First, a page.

AAS 200th meeting, Albuquerque, NM, June 2002
Session 64. New Developments in Ground Based Instrumentation
Display, Wednesday, June 5, 2002, 10:00am-7:00pm, SW Exhibit Hall

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[64.03] Scientific Potential of Solar VLBI Using Remote SRTs

M.L. Cobb (Southeast Missouri State University)

The Small Radio Telescope (SRT) kit, developed by Haystack Observatory of MIT, has been established at over 50 sites primarily within the continental US. The SRT was designed as a radio astronomy educational aid and can make useful observations of the 21 cm line of Hydrogen as well as continuum measurements of bright sources including the Sun and bright HII regions. This poster explores the scientific potential of using the Small Radio Telescope (SRT) kit as individual stations in a packet based VLBI network to provide high resolution images of the Sun.

There are few instruments available to help educate students in radio astronomy techniques at the undergraduate level. The current version of the SRT demonstrates single dish measurements of continuum and 21 cm HI lines. Many SRT users have expressed an interest in having a system that can demonstrate interferometric measurement techniques. Haystack Observatory has reported detecting fringes on the Sun obtained by combining the RF signals of two SRT telescopes. While building a connected element array would be possible using this technique the diverse locale of the SRT sites suggests VLBI like processing may allow many of the sites to combine their data streams to form images.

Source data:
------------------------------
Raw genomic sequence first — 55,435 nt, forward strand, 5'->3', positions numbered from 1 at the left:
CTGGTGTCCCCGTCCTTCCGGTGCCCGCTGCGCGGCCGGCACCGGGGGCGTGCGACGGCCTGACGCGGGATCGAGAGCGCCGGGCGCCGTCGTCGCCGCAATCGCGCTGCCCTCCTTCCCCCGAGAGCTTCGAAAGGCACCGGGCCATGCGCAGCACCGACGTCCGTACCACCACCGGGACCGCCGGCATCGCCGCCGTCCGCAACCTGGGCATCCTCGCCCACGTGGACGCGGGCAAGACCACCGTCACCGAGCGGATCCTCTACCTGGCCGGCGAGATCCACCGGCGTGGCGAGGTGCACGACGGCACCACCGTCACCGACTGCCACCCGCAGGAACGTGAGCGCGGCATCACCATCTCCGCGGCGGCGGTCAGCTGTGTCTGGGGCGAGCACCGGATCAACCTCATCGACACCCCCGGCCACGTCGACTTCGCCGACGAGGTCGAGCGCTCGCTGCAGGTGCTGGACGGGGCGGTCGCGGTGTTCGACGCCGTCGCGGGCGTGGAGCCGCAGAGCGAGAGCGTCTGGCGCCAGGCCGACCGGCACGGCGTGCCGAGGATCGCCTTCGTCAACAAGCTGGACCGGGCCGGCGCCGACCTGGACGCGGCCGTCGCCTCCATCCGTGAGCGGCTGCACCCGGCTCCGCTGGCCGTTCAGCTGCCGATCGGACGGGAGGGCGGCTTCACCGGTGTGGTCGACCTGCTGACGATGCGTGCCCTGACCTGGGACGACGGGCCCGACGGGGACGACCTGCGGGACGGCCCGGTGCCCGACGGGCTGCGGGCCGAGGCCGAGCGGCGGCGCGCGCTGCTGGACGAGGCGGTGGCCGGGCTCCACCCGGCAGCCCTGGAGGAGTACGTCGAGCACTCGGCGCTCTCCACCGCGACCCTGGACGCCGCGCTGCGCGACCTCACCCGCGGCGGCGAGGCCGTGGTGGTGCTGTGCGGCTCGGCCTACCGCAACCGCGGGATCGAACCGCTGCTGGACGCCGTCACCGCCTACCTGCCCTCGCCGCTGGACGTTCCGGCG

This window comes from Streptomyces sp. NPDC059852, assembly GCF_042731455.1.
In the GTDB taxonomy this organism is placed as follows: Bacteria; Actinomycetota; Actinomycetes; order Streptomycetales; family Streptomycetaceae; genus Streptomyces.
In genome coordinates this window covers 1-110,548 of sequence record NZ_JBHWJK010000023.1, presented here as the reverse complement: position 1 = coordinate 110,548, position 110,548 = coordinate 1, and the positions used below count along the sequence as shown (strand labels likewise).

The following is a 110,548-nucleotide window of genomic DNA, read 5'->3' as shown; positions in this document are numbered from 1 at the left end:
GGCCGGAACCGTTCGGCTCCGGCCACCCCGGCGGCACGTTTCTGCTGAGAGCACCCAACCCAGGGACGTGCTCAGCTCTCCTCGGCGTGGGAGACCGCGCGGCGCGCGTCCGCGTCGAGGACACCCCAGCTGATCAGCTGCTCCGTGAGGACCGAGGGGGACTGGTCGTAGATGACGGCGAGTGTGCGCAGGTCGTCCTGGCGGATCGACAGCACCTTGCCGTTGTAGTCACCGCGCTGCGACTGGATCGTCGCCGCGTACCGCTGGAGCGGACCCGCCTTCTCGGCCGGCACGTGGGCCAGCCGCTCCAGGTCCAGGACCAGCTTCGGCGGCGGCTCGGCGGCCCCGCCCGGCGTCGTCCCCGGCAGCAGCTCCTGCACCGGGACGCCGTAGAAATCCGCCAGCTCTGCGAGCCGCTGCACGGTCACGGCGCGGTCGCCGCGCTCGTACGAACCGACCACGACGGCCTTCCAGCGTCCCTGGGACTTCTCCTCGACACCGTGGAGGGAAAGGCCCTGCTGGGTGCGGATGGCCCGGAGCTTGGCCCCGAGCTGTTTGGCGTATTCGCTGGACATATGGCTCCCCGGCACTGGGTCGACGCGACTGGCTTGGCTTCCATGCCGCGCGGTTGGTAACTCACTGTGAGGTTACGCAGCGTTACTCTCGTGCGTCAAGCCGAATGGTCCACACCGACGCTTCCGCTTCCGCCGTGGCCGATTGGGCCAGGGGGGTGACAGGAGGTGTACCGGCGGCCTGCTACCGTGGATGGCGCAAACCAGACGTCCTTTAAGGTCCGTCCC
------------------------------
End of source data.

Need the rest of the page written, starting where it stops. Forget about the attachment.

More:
If a precise enough timing process could be developed, then individual telescopes could time stamp their data and share data packets with other observers. Users participate in the process by allowing their data to be used by others. Similar to sharing MP3 files, users could assemble packets from other telescopes and form images from the correlated data sets.

We explore the infrastructure needed for such a data base and simulate what kinds of images of the Sun such a system might produce.

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Bulletin of the American Astronomical Society, 34
© 2002. The American Astronomical Soceity.